Saturday, August 18, 2007

Joe Butler's Lovin' Spoonful

For years the Lovin' Spoonful was a hit factory, and as led by John Sebastian they turned out 60's pop classics such as "Do You Believe in Magic?", "Did You Ever Have to Make Up Your Mind?", "You Didn't Have to Be So Nice," "Summer in the City," and "Younger Generation." At heart, though, they were just a classy little jug band, as evidenced by a perusal of deeper album cuts: "Fishin' Blues," "Sportin' Life," "Jug Band Music," "Bald Headed Lena," "Darlin' Companion," and "4 Eyes" all showcase a bluesy rock 'n' roll that indicates they had no interest in being anything like the Beach Boys (with whom they were frequently compared). I have great admiration for Brian Wilson, Pet Sounds, and Smile, but I'll admit that I've always been a bigger Lovin' Spoonful fan--ever since seeing Woody Allen's What's Up, Tiger Lily?, for which the Spoonful provided the addictive soundtrack (the song "Pow!" is one of the band's most enjoyable). But these hit factories can't last. The Spoonful were undone by a slow accumulation of disasters and changes. In 1966, as the band was at the height of their popularity, Canadian guitarist Zal Yanovsky and bassist Steve Boone were busted for marijuana possession. The search was illegal, but the pair were sufficiently intimidated--Zal was threatened with deportation--and so they ratted out their supplier. The reaction among the hippie elite was swift and brutal, and the Spoonful quickly became the unhippest band on the planet, excommunicated from the burgeoning psychedelic scene. Zal, a virtuoso contributor to the band, eventually left the group. In 1968 the band released their weakest album, Everything Playing; weak, because Sebastian bowed to the pressure of his cohorts and democratically surrendered the spotlight to them, leaving an album without a consistent voice (literally) and without any particular direction or goal. "Priscilla Millionaira" is an OK rock song, written by Sebastian, but Steve Boone's vocal work is execrable--and it's inexplicably given prime placement as the second track on the album! Still, the experiment in un-Sebastianness may have been worth it to give a little more elbow room to Joe Butler, a talented songwriter with a voice that's gorgeous (if more conventional than Sebastian's). His track, "Old Folks," is one of the highlights of the album.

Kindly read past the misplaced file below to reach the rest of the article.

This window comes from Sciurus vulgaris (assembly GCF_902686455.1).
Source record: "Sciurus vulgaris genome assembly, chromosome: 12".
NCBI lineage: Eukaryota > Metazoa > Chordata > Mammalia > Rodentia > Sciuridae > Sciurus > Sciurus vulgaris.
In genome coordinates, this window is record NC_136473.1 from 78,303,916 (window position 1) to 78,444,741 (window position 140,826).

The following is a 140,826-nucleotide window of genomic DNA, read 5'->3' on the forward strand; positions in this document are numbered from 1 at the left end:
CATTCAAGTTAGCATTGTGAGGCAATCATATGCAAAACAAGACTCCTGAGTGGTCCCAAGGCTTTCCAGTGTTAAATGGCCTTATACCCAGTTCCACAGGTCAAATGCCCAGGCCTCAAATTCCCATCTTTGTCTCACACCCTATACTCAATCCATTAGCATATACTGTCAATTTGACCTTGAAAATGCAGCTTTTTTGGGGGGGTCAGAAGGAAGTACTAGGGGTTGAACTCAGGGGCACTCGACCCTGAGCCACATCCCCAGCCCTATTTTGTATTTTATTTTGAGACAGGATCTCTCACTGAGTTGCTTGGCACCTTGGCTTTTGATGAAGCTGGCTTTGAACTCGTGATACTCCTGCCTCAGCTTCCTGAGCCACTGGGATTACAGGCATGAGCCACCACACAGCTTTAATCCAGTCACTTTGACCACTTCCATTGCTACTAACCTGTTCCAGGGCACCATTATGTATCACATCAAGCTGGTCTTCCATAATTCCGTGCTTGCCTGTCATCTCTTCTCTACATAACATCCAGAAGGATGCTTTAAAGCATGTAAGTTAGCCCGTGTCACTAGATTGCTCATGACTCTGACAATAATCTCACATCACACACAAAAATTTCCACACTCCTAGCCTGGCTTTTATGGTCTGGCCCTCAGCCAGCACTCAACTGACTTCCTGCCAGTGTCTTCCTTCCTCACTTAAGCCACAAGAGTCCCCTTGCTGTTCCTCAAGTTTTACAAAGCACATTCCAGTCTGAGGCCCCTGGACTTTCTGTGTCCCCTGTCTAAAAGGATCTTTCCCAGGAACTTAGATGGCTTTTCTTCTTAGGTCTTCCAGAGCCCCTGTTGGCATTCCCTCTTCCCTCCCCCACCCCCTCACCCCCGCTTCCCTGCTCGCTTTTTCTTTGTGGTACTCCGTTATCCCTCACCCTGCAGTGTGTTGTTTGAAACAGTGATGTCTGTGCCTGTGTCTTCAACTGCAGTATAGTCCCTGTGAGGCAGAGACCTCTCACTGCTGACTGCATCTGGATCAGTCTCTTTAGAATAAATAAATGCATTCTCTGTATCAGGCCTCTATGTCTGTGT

Expectedly, Sebastian split to pursue a very erratic solo career. His high point would come right away, with an appearance at Woodstock: the rest of his career would be greeted with wide indifference, with the exception of his hit "Welcome Back." (A shame, as some of his solo albums, recently reissued by Rhino Handmade in a limited edition 3-CD set, are pretty good.) The most widely overlooked aspect of the Lovin' Spoonful's legacy is its last album, made without Sebastian. Revelation: Revolution '69 was a hasty attempt to rejuvenate the band and reestablish its presence as fronted by Butler (the cover of the album features his name, lest there be any confusion from the consumers). The ten tracks in the album continue the spirit of his "Old Folks," and featured one single, the Nashville ode "Never Going Back." Despite the appealingly psychedelic album art (featuring Joe and an unnamed, nipple-free woman running naked beside a lion) and its title, the album is more country and less Haight-Ashbury. The pastoral feeling, which calls to mind the Byrds, relents only for "War Games," a seven-minute epic clearly inspired by "Revolution 9." Over a thumping heart beat, we hear a baby squealing, followed by the sounds and broadcasts of the Vietnam War and some ironically delivered patriotic music. It's a pretty fascinating misstep in an otherwise solid album of pop songs. And it hasn't even received a CD release, to my knowledge, despite the fact that the other Spoonful albums have in recent years been released in deluxe editions by BMG. (Two tracks did appear on Rhino's excellent 1990 best-of, Anthology.) It deserves another look. [Incidentally, my copy of the vinyl has an alternate title, Till I Run With You, printed on the actual record. Since this jives with the theme of the album artwork, one assumes the title change was done at the last second in an attempt to belatedly cash in on the hippie craze.]

The Lovin' Spoonful - Revelation: Revolution '69 (zipped file w/MP3s)

1. Amazing Air
2. Never Going Back
3. The Prophet
4. Only Yesterday
5. War Games
6. (Till I) Run With You
7. Jug of Wine
8. Revelation: Revolution '69
9. Me About You
10. Words

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